A racing pigeon has been sold for a world record €1.25m (£1.1m) as a result of prices being driven sky-high by a craze for bird racing among an elite group of Chinese enthusiasts. (The Guardian)
Armando must be a hell of a bird, but is he an investment? Dictionary.com defines investment as “the investing of money or capital in order to gain profitable returns, as interest, income, or appreciation in value” According to The Guardian), Armando, who is nearing retirement age, is set to be bred in China. So I guess, Armando is an investment. Just one the vast majority of us don’t understand.
If Armando is an investment, then I guess all manner of other collectibles can be called ‘investments’ as well. As long you believe you have a reasonable expectation of ‘appreciation in value’ then all bets are off. I have been skeptical of art as an investment and for that matter skeptical of anything collectible being thought of as an investment. There is a cottage industry of dealers wanting to convince you that their collectible represents a worthy ‘investment.’ Despite the fact that all of these studies are rife with survivorship bias.
Most of us aren’t going to get into the high dollar modern art market or pay well over $1 million for a pigeon. But many of us will, at some point in our lives, own a house, but is the house you live in an investment? For most people a house represents the largest financial outlay they will make during their lives.
Houses that you live in represent a number of things. A house represents a method of forced savings, via monthly mortgage payments. A house provides a form of imputed rent, and for many a house has an emotional component tied up with family etc. However anyone who owns a house knows that a house also represents a bundle of financial obligations including property taxes, insurance, HOA fees and maybe most importantly maintenance. By any measure, how much you pay in housing costs has a huge effect on your ability to save for the future.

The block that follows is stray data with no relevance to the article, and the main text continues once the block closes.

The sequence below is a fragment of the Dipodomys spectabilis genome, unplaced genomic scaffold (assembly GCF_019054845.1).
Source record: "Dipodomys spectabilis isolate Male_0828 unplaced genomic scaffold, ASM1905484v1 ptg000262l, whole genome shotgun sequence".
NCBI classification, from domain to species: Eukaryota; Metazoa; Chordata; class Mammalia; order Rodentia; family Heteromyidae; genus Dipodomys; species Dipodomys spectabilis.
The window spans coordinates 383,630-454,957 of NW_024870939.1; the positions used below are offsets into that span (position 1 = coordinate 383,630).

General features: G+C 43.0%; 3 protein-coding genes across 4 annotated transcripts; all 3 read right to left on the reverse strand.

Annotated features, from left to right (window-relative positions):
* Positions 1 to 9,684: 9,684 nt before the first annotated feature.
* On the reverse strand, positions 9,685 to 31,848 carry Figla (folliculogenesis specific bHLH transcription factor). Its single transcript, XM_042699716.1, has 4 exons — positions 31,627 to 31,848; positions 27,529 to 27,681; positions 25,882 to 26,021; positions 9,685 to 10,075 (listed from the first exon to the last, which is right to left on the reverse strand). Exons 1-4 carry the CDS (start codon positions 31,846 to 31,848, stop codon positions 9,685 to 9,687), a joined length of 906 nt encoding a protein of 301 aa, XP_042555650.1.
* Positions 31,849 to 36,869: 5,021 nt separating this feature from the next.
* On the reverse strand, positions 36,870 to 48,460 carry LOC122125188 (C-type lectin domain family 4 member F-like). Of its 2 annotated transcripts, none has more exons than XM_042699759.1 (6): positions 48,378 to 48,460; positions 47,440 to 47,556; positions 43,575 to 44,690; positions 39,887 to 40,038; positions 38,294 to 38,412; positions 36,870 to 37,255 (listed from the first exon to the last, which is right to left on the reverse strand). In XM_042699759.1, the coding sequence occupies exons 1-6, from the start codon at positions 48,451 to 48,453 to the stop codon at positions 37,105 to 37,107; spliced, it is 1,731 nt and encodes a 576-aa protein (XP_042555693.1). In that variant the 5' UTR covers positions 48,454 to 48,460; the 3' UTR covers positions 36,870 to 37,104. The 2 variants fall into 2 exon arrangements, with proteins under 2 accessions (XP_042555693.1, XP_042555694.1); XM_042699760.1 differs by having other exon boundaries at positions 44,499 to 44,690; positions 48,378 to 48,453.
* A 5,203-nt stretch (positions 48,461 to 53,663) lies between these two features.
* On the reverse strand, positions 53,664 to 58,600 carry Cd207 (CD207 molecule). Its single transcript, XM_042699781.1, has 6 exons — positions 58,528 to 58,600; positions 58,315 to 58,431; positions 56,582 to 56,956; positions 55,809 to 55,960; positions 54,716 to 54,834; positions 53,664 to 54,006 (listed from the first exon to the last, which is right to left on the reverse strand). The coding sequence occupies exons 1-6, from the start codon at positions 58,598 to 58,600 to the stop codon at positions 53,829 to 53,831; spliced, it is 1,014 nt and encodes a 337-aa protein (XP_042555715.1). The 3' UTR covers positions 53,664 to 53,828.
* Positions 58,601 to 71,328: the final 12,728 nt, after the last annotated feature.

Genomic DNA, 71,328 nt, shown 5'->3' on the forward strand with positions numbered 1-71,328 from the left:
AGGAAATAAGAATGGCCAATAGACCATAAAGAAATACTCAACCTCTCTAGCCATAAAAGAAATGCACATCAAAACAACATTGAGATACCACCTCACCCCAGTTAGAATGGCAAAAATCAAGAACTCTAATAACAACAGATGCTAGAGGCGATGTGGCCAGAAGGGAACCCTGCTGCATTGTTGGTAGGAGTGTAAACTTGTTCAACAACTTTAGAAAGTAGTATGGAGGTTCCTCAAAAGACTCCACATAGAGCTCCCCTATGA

One of the biggest problems with measuring the returns to owning a house come from our limited ability to precisely measure these ongoing outlays. A newly published NBER paper is set to re-ignite the debate about the relative value of owning a home versus investing in stocks. You can see the abstract below.
Tyler Cowen at Bloomberg went through the paper and notes two big findings. One, at least in this study houses provided returns similar to equities with lower risk. Second, there is still an ‘equity risk premium puzzle.’ He rightly notes the dangers of relying on any single, academic study for investing advice and also highlights the very different demographic circumstances facing the countries in the study.
I still have a hard time thinking of a house an investment. However having this mindset does sharpen the mind when it comes to finding and paying a reasonable amount for a house. This view also puts into context the costs of expansion or remodeling that so many of us do once we have lived in a house for any amount of time.
Houses also have another unique characteristic (as an investment). They are difficult, and expensive to sell. That may be changing as a whole host of startups looking to reduce the cost (and friction) home buying and selling. However up until now, houses have been very much a buy-and-hold type of investment. Stocks on the other hand, can be traded today for $0 and historically have been much cheaper to trade than houses. By forcing home owners to buy and pretty much hold, we have fewer opportunities to mess things up through bad behavior.*
The problem with hyping the ‘home as an investment’ meme is that it puts undue expectations on home price appreciation. We all need a place to live. Our financial goals should not be dependent on our houses being a cash machine. Just as we shouldn’t base our retirement on our ability to ‘beat the market’ nor should we do the same thinking we are ready for our own real estate show on HGTV.
*Not unlike the case I made for private equity illiquidity.